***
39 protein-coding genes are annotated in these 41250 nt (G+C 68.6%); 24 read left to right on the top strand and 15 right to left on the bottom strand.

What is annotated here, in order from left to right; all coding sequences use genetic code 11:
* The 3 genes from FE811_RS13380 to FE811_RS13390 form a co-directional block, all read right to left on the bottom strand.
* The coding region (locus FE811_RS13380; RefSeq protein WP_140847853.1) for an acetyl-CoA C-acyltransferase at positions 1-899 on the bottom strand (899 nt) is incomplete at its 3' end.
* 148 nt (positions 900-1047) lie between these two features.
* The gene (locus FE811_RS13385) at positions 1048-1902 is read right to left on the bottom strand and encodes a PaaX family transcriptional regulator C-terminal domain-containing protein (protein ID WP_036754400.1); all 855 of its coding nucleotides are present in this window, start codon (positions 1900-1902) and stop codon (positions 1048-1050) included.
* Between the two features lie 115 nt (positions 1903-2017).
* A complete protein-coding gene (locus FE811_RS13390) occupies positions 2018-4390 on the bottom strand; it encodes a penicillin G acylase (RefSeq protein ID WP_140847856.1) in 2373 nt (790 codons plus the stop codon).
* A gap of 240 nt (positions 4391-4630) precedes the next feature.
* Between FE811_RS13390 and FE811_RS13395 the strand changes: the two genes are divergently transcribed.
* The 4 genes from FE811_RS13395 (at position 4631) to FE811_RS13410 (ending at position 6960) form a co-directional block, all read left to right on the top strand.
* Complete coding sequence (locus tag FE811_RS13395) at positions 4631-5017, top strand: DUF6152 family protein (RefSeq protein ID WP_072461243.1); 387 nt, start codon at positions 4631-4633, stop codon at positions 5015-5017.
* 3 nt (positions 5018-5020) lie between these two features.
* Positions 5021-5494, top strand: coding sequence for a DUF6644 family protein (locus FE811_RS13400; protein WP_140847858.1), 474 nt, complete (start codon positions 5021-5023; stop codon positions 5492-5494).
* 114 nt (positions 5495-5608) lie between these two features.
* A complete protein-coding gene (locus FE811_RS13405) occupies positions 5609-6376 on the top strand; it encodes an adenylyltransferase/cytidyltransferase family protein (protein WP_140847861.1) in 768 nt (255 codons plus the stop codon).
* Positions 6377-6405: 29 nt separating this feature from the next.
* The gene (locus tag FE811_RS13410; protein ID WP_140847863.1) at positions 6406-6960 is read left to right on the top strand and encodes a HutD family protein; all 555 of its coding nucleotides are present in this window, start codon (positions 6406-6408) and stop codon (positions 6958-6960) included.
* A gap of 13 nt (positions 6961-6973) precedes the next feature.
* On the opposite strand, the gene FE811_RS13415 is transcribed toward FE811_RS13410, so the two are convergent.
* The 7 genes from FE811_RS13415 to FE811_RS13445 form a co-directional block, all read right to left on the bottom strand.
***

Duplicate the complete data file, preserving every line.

39 protein-coding genes are annotated in these 41250 nt (G+C 68.6%); 24 read left to right on the top strand and 15 right to left on the bottom strand.

What is annotated here, in order from left to right; all coding sequences use genetic code 11:
* The 3 genes from FE811_RS13380 to FE811_RS13390 form a co-directional block, all read right to left on the bottom strand.
* The coding region (locus FE811_RS13380; RefSeq protein WP_140847853.1) for an acetyl-CoA C-acyltransferase at positions 1-899 on the bottom strand (899 nt) is incomplete at its 3' end.
* 148 nt (positions 900-1047) lie between these two features.
* The gene (locus FE811_RS13385) at positions 1048-1902 is read right to left on the bottom strand and encodes a PaaX family transcriptional regulator C-terminal domain-containing protein (protein ID WP_036754400.1); all 855 of its coding nucleotides are present in this window, start codon (positions 1900-1902) and stop codon (positions 1048-1050) included.
* Between the two features lie 115 nt (positions 1903-2017).
* A complete protein-coding gene (locus FE811_RS13390) occupies positions 2018-4390 on the bottom strand; it encodes a penicillin G acylase (RefSeq protein ID WP_140847856.1) in 2373 nt (790 codons plus the stop codon).
* A gap of 240 nt (positions 4391-4630) precedes the next feature.
* Between FE811_RS13390 and FE811_RS13395 the strand changes: the two genes are divergently transcribed.
* The 4 genes from FE811_RS13395 (at position 4631) to FE811_RS13410 (ending at position 6960) form a co-directional block, all read left to right on the top strand.
* Complete coding sequence (locus tag FE811_RS13395) at positions 4631-5017, top strand: DUF6152 family protein (RefSeq protein ID WP_072461243.1); 387 nt, start codon at positions 4631-4633, stop codon at positions 5015-5017.
* 3 nt (positions 5018-5020) lie between these two features.
* Positions 5021-5494, top strand: coding sequence for a DUF6644 family protein (locus FE811_RS13400; protein WP_140847858.1), 474 nt, complete (start codon positions 5021-5023; stop codon positions 5492-5494).
* 114 nt (positions 5495-5608) lie between these two features.
* A complete protein-coding gene (locus FE811_RS13405) occupies positions 5609-6376 on the top strand; it encodes an adenylyltransferase/cytidyltransferase family protein (protein WP_140847861.1) in 768 nt (255 codons plus the stop codon).
* Positions 6377-6405: 29 nt separating this feature from the next.
* The gene (locus tag FE811_RS13410; protein ID WP_140847863.1) at positions 6406-6960 is read left to right on the top strand and encodes a HutD family protein; all 555 of its coding nucleotides are present in this window, start codon (positions 6406-6408) and stop codon (positions 6958-6960) included.
* A gap of 13 nt (positions 6961-6973) precedes the next feature.
* On the opposite strand, the gene FE811_RS13415 is transcribed toward FE811_RS13410, so the two are convergent.
* The 7 genes from FE811_RS13415 to FE811_RS13445 form a co-directional block, all read right to left on the bottom strand.